Actuarial science could be a good option for someone who wants to earn to give, has strong quantitative skills, and values security and work-life balance.
However, someone capable of pursuing an actuarial career should also consider quantitative finance, which offers higher expected earnings, spending a few years in management consulting, which offers superior flexibility and prestige, or training for data science, which offers more flexibility and opportunity for direct impact.
- • Reasonably high salary and reliable employment
- • Moderate intensity of work allows for a long-lasting career and even side-projects
- • High chances of career progression
- • Little opportunity for direct impact or advocacy, though we doubt actuarial careers are harmful
- • Lower prestige and salary growth than some adjacent careers requiring similar skills
- • Professional certification exams require impressive quantitative skills
Key facts on fit
Strong quantitative and computer skills, attention to detail, willing to have social impact mostly through donations.
Admission to a Master’s courses or trainee position will usually require having done well in a significant number of quantitative courses, such as mathematics, economics, or finance as an undergraduate.
Professional bodies in all major countries offer guides to becoming actuaries, and you should read them for details (e.g. USA, UK and Australia).
What is this career?
Actuaries most often analyze statistical data, such as mortality, accident, sickness, disability, and retirement rates, and construct probability tables to forecast risk and liability for payment of future benefits on insurance payouts.
Actuaries have also been increasingly applying their training outside insurance to help to manage risk in other parts of the financial sector, as well as working in management consulting firms and governments.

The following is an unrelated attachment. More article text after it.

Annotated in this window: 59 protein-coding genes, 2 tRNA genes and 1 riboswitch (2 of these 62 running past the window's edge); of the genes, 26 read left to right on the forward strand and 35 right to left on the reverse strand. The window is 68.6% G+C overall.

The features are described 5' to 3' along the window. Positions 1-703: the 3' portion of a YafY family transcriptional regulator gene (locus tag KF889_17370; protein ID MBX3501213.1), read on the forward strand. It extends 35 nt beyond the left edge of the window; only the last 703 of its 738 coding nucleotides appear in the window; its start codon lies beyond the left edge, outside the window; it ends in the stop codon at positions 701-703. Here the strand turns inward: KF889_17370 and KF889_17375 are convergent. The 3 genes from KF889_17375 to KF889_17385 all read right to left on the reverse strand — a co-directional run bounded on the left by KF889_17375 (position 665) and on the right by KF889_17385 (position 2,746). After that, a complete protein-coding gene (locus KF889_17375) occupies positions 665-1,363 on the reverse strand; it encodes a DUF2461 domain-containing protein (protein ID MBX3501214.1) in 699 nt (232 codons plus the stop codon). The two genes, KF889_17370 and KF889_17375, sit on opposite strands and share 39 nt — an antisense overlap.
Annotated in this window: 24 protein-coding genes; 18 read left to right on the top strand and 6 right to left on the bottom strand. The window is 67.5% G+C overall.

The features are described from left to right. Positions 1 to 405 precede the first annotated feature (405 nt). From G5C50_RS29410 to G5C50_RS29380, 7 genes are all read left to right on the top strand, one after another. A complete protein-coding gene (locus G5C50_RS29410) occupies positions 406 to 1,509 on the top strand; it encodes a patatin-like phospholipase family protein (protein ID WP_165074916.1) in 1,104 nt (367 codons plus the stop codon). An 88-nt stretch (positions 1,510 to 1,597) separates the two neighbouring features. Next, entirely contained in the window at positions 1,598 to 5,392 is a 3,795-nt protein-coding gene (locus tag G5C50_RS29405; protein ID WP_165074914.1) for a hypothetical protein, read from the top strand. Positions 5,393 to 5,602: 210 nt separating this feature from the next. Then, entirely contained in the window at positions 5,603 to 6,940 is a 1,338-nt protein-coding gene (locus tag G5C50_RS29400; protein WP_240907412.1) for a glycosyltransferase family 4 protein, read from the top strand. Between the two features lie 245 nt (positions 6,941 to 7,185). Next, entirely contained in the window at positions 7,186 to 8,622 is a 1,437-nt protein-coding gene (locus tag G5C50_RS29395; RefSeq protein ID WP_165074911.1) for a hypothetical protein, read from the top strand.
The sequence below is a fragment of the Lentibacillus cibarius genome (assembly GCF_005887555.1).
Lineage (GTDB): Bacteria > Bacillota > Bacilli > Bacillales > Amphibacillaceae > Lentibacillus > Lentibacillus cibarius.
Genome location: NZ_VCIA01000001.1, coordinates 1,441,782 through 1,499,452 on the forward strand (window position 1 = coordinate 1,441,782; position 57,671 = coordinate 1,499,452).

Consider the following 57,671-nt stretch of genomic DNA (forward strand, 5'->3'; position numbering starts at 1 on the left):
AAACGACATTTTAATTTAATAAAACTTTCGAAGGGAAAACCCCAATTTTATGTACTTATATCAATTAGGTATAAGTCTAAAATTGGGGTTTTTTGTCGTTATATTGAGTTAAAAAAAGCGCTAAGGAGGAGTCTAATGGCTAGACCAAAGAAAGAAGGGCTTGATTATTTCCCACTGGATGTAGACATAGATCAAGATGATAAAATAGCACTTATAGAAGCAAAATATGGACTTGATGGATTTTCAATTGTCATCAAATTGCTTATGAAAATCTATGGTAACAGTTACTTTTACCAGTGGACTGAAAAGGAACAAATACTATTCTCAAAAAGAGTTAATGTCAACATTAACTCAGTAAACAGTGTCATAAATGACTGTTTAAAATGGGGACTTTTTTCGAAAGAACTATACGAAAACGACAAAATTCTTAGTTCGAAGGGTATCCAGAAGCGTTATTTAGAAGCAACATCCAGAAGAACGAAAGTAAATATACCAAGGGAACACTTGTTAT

Reasons in favour of an actuarial career
- Salaries are just as high in the UK, ranging from £55,000 for graduates to £170,000 for ‘practice directors’.
- Actuarial work is a growth industry in the USA and actuarial graduate unemployment rates are low.
- The intensity of work is on the low end for the salary, with most actuaries reporting working 40-50 hours a week. The less intense nature of the work allows many actuaries to work full-time for decades, which is less common in other ‘up or out’ roles in the financial sector.
- You would have opportunities to promote effective philanthropy to reasonably wealthy colleagues.
Arguments against an actuarial career
- Typically the work you do will help provide incrementally more insurance to the wealth or health of the richest 5% of people in the world, which is a not a very valuable direct impact.
- Initial entry is fairly competitive; actuarial professional associations reportedly make certification exams more difficult than the job itself to limit the supply of actuaries. Accurate and fast mathematics skills are essential.
- There are limited opportunities to advocate about important issues publicly.
- The skills developed in actuarial studies job – though not so much the initial coursework – are relatively narrow and not as easily transferred into other jobs as the skills developed in some other quantitative professions. Actuarial science is also less prestigious than some nearby alternatives.
- The potential for rapid salary growth is somewhat lower than in other professions such as medicine, consulting and software engineering, and much lower than financial trading, which requires some similar skills.
- Actuaries often assist with personal and commercial insurance products, which are likely to be among the most reliably positive or neutral parts of the financial industry. If the risk of doing harm puts you off careers in banking or quantitative trading, actuarial sciences could be a reasonable alternative. If you move outside of traditional insurance, risk management in, (e.g.) the derivatives market can be disastrous if done poorly, though reduce systemic financial risk if done correctly.
- If you are leaving high school, many countries offer four year Bachelor’s degrees in actuarial science. In theory this allows you to start earning to give in a serious way very early in your career. However, we would strongly caution against committing to being an actuary at a young age, and would instead suggest doing an impressive and general quantitative degree, and then doing actuarial science at the Master’s level if you remain interested at that point.
- Note that as of mid-2015, 80,000 Hours staff think that too many of the most talented people we coach are going into earning to give relative to other top options.